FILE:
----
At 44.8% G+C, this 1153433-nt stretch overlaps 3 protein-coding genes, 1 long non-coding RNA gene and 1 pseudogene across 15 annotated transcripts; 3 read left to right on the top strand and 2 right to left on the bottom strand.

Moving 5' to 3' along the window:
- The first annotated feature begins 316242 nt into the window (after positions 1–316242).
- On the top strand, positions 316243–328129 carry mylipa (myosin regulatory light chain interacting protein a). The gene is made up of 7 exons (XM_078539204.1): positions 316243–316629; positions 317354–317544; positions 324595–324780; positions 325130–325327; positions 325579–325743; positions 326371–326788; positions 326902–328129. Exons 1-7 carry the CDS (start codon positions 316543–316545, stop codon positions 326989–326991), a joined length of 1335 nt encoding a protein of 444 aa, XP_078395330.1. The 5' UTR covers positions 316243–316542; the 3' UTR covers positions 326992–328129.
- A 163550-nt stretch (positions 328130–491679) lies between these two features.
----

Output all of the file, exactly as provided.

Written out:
At 44.8% G+C, this 1153433-nt stretch overlaps 3 protein-coding genes, 1 long non-coding RNA gene and 1 pseudogene across 15 annotated transcripts; 3 read left to right on the top strand and 2 right to left on the bottom strand.

Moving 5' to 3' along the window:
- The first annotated feature begins 316242 nt into the window (after positions 1–316242).
- On the top strand, positions 316243–328129 carry mylipa (myosin regulatory light chain interacting protein a). The gene is made up of 7 exons (XM_078539204.1): positions 316243–316629; positions 317354–317544; positions 324595–324780; positions 325130–325327; positions 325579–325743; positions 326371–326788; positions 326902–328129. Exons 1-7 carry the CDS (start codon positions 316543–316545, stop codon positions 326989–326991), a joined length of 1335 nt encoding a protein of 444 aa, XP_078395330.1. The 5' UTR covers positions 316243–316542; the 3' UTR covers positions 326992–328129.
- A 163550-nt stretch (positions 328130–491679) lies between these two features.